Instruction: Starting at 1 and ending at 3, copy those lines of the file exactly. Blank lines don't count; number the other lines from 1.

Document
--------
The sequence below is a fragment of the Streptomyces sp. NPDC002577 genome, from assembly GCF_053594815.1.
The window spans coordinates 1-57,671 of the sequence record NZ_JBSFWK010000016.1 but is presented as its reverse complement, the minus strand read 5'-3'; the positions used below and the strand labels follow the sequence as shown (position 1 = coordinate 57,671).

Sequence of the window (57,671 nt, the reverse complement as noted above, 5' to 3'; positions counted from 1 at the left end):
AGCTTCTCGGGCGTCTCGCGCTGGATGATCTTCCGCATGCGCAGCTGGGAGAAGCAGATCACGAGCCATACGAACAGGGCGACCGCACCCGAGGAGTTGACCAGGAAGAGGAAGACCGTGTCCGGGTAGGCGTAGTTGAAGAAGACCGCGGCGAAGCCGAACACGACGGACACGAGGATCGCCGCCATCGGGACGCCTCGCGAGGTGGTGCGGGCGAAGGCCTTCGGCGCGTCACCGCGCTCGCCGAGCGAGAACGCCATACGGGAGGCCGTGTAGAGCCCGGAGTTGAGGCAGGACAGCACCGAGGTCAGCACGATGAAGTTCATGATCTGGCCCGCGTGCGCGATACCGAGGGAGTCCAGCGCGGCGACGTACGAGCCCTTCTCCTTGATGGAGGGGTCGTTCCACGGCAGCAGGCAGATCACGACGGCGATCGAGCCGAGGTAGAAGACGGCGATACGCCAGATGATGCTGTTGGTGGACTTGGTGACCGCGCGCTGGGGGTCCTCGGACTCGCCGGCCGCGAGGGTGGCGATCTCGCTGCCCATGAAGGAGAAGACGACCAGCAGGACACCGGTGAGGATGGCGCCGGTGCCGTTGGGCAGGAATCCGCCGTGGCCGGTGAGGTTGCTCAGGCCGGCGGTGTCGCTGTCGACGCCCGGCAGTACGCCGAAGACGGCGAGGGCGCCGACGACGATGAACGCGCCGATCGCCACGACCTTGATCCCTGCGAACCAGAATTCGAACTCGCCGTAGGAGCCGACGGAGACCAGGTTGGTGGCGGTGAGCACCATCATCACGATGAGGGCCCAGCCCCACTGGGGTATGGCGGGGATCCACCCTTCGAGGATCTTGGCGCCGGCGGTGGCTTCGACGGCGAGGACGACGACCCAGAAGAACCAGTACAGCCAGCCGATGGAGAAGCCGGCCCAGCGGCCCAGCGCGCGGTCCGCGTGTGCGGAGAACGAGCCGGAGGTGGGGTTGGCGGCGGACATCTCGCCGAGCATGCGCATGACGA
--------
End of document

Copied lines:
The sequence below is a fragment of the Streptomyces sp. NPDC002577 genome, from assembly GCF_053594815.1.
The window spans coordinates 1-57,671 of the sequence record NZ_JBSFWK010000016.1 but is presented as its reverse complement, the minus strand read 5'-3'; the positions used below and the strand labels follow the sequence as shown (position 1 = coordinate 57,671).

Sequence of the window (57,671 nt, the reverse complement as noted above, 5' to 3'; positions counted from 1 at the left end):